President Biden’s nominee for attorney general Merrick Garland on Monday said there’s legal room for new federal gun control and he wouldn’t rule out policies that ban certain types of guns.
Garland, a federal appeals court judge, told senators at his confirmation hearing that Biden supports new limits and that his job would be to pursue them.
“As I’m sure you know, the president is a strong supporter of gun control and has been an advocate all of his life, professional life, on this question. The role of the Justice Department is to advance the policy program of the administration as long as it is consistent with the law,” Garland told the Senate Judiciary Committee.
“And as I said, so far we have a little indication from the Supreme Court as to what this means. But we don’t have a complete indication. And where there is room under the law for the president’s policies to be pursued, then I think the president is entitled to pursue them.”
Garland, who is expected to be confirmed, was responding to a question from Sen. Mike Lee (R-Utah) on whether it would be possible to ban certain types of guns.
On banning guns, Garland said, “where there is room under the law for the president’s policies to be pursued, then I think the president is entitled to pursue them.”
Biden last week called on Congress to “requir[e] background checks on all gun sales, [ban] assault weapons and high-capacity magazines, and eliminat[e] immunity for gun manufacturers who knowingly put weapons of war on our streets.”
The definition of “assault weapon” is contested, but many Democrats consider the term to include AR-15-style semi-automatic rifles, which are popular among gun-rights advocates including for self-defense but also are a gun of choice for mass-shootings. There are an estimated 10-to-20 million legally owned AR-15s and similar weapons in the US.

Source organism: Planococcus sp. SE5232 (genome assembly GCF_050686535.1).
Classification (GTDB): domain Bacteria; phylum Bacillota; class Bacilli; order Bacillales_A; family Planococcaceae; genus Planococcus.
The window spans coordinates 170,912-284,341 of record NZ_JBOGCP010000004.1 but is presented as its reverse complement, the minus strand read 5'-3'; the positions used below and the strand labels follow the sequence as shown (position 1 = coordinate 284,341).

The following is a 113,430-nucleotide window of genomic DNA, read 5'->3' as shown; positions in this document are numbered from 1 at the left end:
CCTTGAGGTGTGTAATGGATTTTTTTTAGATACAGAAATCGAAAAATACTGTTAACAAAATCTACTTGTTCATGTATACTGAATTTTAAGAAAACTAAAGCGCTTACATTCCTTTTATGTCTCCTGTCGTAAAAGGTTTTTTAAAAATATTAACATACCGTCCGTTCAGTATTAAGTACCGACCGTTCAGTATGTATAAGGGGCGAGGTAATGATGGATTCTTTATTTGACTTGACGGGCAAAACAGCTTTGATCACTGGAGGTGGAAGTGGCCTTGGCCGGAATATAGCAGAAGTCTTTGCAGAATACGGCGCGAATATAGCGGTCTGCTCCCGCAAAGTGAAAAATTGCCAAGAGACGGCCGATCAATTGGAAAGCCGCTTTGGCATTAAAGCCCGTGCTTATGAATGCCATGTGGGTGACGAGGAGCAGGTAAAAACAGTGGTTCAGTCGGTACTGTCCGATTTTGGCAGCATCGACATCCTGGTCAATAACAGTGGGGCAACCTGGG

Garland is expected to be easily confirmed by the Senate with many Republican votes. He was nominated in 2016 by then-President Barack Obama to replace conservative Justice Antonin Scalia on the Supreme Court, but Republicans who controlled the Senate declined to hold confirmation hearings.
As a federal appeals judge, Garland in 2007 voted in favor of the full DC Circuit re-hearing a ruling in favor of gun rights. The case, ultimately known as District of Columbia v. Heller, was not reheard by the appeals court and the Supreme Court in 2008 ruled in the case that the Second Amendment provides for an individual right to own guns.
Garland defended his vote, saying it was not about the merits of the case, but rather about the need for further analysis.
Attorney General nominee Merrick Garland testifies during his confirmation hearing before the Senate Judiciary Committee in the Hart Senate Office Building in Washington DC on February 22, 2021.Drew Angerer/POOL/EPA-EFE/Shutte
“The panel decision was the first time I think ever that a court of appeals had held the individual right to keep and bear arms, which you are exactly right, the Supreme Court did uphold in the end. Every court of appeals had decided to the contrary, and the issue was plainly one that would require looking at a deep historical record as to the meaning of the Second Amendment and the way that had been applied,” Garland told Lee.
“I thought this was an extremely important issue, important enough since it was the very first time that we should hear it en banc. I was not the only judge, and other judges including a judge appointed by the by a president of a different party also voted and for the same reason.”
Garland said he wasn’t sure if the Constitution allows people to carry loaded guns in public and said he hadn’t studied the issue of whether legal immunity for gunmakers should be retained.